For Immediate Release:
November 2, 2016
Primary Media Contact:
Public Relations Specialist
Sherando High School Graduate Awarded LFCC’s Prestigious Ross Fellowship
Future pharmacist studies, works, and serves others
LFCC student and Ross Fellowship for Service and Scholarship recipient Mark Layden is looking forward to casting his first general election vote in next week’s presidential race. As a naturalized U.S. citizen, the 2015 Sherando High School graduate doesn’t take this right for granted.
“It’s definitely a huge honor to be able to exercise my right,” he said. “It’s just a wonderful thing, once you become a U.S. citizen, you get the rights of a U.S.-born [citizen], you can all be equal.”
Receiving the prestigious Ross Fellowship for Service and Scholarship for the 2016-2017 year is another huge honor for Mark, who was born in Thailand and came to the U.S. when he was 6-years-old. The fellowship covers the cost of Layden’s full-time tuition and textbooks for the year, as well as the purchase of a computer. He will also receive a $1,000 stipend upon the successful completion of a year-long service learning project. Mark was one of 51 applicants for the fellowship.
“This is already an opportunity America has given me,” he said. “It would be a lot harder in Thailand.”
Only the wealthy in his homeland are able to afford a college education, Mark said.
He began his LFCC career while still in high school, earning 25 college credit hours through the dual-enrollment program.
For his service project, Mark volunteers with both the Salvation Army in Winchester and Royal Haven Nursing Home in Front Royal. At the Salvation Army, he helps in the pantry and will work on the Angel Tree program at Christmastime. At the nursing home, Mark assists staff and residents. He will also shadow a med tech, a valuable experience as he pursues his dream of earning a doctorate in pharmacy
Mark has kept a high GPA while also working at CVS as a pharmacy technician. He will return to his other job, at Lowe’s, during breaks from school. He’s also involved in numerous extra-curricular activities and volunteer work at LFCC, including the Phi Theta Kappa honor society, the Student Government Association, and the Ambassador program. As an Ambassador, Mark does outreach for LFCC at area high schools and helps with campus tours.
He is financing his education “100 percent” on his own, so he’s especially grateful for what the fellowship is allowing him to do.
“It’s helping me focus my resources towards my career so that I don’t have to worry that much about working as much during the semester to pay for LFCC,” he said. “That way, I can spend more time studying and achieving a high grade so that I’m more competitive [with other pharmacy school applicants].”
By attending LFCC, Mark is continuing a family tradition. His older brother, Kittikun Kijbamrunglarp, spent two years here before transferring to James Madison University and earning a degree in quantitative finance this past May. His mother, Lumyai Layden, also went to LFCC, before transferring to JMU.
“So, definitely LFCC has done a lot for my family,” Mark said.
He decided while a high school sophomore that his first step upon graduating would be to go to LFCC for two years, to save money before transferring on to a university.
“Mark’s selflessness and can-do spirit were really apparent in the application and interview process,” explains LFCC Educational Foundation Chair Emily Marlow Beck. “He believes his parents have done so much for him that he wants to be responsible for paying his own way through college.”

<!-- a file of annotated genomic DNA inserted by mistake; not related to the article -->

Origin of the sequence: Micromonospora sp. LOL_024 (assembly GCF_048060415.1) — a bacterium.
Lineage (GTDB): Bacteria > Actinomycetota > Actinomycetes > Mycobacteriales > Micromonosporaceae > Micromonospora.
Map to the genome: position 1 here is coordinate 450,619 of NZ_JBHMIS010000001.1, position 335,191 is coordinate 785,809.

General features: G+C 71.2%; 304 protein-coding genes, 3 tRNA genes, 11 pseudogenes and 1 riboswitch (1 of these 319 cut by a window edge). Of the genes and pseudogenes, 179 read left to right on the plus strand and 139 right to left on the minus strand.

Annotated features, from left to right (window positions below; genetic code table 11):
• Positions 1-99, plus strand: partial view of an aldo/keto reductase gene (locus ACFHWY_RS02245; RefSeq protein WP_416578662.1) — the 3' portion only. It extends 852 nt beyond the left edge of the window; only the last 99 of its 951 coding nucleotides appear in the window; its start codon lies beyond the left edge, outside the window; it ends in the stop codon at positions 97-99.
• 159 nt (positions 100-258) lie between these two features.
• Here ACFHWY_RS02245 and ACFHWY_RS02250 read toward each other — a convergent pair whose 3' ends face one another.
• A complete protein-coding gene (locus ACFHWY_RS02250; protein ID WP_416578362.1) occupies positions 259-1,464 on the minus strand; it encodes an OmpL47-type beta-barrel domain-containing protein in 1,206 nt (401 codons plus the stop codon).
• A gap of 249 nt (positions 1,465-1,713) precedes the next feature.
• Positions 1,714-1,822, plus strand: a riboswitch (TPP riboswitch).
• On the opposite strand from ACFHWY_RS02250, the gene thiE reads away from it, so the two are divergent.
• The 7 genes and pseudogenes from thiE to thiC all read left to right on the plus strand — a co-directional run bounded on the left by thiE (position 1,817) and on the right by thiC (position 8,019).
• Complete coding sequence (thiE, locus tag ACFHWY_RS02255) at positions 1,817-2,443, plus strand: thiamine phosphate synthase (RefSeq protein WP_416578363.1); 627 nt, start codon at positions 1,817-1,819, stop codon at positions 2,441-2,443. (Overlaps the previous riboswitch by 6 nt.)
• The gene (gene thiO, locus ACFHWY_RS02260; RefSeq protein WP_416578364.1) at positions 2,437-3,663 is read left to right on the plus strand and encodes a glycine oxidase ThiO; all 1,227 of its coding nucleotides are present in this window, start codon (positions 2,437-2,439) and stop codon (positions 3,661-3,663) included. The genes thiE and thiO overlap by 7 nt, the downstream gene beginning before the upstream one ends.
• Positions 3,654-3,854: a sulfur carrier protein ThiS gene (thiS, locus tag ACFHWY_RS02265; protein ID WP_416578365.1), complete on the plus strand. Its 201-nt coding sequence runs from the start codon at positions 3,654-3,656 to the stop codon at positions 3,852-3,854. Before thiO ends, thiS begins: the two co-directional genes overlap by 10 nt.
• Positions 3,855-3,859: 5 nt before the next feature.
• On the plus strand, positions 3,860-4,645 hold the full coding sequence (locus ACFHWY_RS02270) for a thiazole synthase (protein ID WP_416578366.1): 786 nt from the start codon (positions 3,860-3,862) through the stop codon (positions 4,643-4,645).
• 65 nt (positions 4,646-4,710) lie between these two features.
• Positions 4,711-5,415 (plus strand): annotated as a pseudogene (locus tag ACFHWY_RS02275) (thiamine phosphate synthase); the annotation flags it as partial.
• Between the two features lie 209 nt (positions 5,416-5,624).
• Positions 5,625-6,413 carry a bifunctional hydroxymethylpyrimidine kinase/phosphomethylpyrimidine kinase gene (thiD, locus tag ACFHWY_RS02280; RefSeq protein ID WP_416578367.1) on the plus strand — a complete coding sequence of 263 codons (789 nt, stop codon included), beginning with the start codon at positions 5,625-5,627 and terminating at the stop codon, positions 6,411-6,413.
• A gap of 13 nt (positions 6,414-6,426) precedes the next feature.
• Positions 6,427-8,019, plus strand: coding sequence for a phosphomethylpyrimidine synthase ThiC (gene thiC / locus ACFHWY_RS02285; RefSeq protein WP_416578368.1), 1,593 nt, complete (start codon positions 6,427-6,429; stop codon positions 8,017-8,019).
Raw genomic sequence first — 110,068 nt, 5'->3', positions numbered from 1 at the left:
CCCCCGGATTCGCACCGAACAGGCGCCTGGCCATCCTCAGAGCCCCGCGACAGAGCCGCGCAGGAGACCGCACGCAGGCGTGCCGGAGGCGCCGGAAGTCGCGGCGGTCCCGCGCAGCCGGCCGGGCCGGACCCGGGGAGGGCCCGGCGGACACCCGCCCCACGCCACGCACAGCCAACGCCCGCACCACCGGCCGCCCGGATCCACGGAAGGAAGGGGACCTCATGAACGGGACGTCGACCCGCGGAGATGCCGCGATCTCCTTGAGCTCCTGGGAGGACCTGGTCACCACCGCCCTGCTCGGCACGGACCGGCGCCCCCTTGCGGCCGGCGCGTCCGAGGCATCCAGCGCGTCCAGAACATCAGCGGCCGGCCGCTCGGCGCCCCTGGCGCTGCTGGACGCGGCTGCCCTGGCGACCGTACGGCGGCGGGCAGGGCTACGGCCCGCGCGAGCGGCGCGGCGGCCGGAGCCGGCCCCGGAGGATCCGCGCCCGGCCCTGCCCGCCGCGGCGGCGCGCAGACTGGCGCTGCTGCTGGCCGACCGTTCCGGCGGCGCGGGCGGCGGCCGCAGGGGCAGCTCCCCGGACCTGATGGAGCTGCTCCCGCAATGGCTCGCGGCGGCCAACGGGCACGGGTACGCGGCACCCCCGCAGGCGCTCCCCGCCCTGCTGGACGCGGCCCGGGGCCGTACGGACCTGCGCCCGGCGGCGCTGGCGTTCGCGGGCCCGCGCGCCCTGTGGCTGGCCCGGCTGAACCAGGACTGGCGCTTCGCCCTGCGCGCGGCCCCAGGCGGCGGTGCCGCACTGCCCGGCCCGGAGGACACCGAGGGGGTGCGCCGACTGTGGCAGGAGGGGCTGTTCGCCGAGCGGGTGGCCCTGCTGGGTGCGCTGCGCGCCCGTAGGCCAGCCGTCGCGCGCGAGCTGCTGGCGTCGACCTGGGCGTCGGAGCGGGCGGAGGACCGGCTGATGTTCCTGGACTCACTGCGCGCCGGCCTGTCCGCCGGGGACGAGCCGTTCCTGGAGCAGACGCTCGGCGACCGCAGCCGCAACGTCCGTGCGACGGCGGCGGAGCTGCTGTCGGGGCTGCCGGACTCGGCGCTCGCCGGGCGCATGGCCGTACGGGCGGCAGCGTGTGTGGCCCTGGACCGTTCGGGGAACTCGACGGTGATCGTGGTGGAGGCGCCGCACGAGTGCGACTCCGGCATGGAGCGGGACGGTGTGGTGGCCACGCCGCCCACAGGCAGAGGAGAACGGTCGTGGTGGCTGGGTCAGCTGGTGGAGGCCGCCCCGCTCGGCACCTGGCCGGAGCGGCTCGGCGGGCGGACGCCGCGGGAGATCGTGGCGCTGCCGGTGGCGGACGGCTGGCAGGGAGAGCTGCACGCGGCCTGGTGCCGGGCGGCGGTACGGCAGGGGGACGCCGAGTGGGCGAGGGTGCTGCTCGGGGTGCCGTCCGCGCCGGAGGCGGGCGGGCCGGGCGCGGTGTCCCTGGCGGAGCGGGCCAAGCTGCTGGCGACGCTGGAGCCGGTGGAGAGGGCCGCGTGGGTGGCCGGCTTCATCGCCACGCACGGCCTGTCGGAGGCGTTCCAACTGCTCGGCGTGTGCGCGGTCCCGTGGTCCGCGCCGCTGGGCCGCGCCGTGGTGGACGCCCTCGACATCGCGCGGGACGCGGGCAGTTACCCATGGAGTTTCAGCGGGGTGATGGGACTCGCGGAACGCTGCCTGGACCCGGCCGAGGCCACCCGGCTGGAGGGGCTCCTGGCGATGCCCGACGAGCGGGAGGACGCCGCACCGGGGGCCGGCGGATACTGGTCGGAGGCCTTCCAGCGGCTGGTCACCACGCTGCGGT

The Ross Fellowship springs from the generous bequest made by World War II veteran Charles Ross. The Front Royal resident left his $1.4 million estate to the LFCC Foundation in 2013. For more information about the Ross Fellowship, please visit www.lfcc.edu/ross.
“We are so grateful that Mark can benefit from the generosity of Mr. Ross,” says LFCC President Cheryl Thompson-Stacy. “I think Mr. Ross would be pleased that someone with Mark’s character and integrity is able to further his education and serve his community because of this generous educational award.”
Founded in 1970, Lord Fairfax Community College is a multi-campus public institution of higher education. With four locations — Middletown, Warrenton, Luray-Page County and most recently, Vint Hill— the College serves eight localities in the Shenandoah Valley and northern Piedmont regions. The localities are the counties of Clarke, Fauquier, Frederick, Page, Rappahannock, Shenandoah and Warren and the city of Winchester. LFCC offers more than 75 associate degree and certificate programs in a wide variety of disciplines, in addition to providing access to bachelor’s, master’s and doctoral degree programs offered on site by a four-year institution. LFCC also serves the business community by offering workforce preparation programs for employees and employers. LFCC serves more than 9,000 unduplicated credit students and more than 11,000 individuals in professional development and business and industry courses annually.
Lord Fairfax Community College (LFCC) is accredited by the Commission on Colleges of the Southern Association of Colleges and Schools to award associate degrees. Contact the Commission on Colleges at 1866 Southern Lane, Decatur, Georgia 30033-4097 or call 404-679-4500 for questions about the accreditation of Lord Fairfax Community College. Lord Fairfax Community College is an equal opportunity institution providing educational and employment opportunities, programs, services, and activities and does not discriminate on the basis of race, color, sex, age, religion, disability, national origin, marital status, political affiliation, sexual orientation, or other non-merit factors. LFCC also prohibits sexual misconduct including sexual violence or harassment.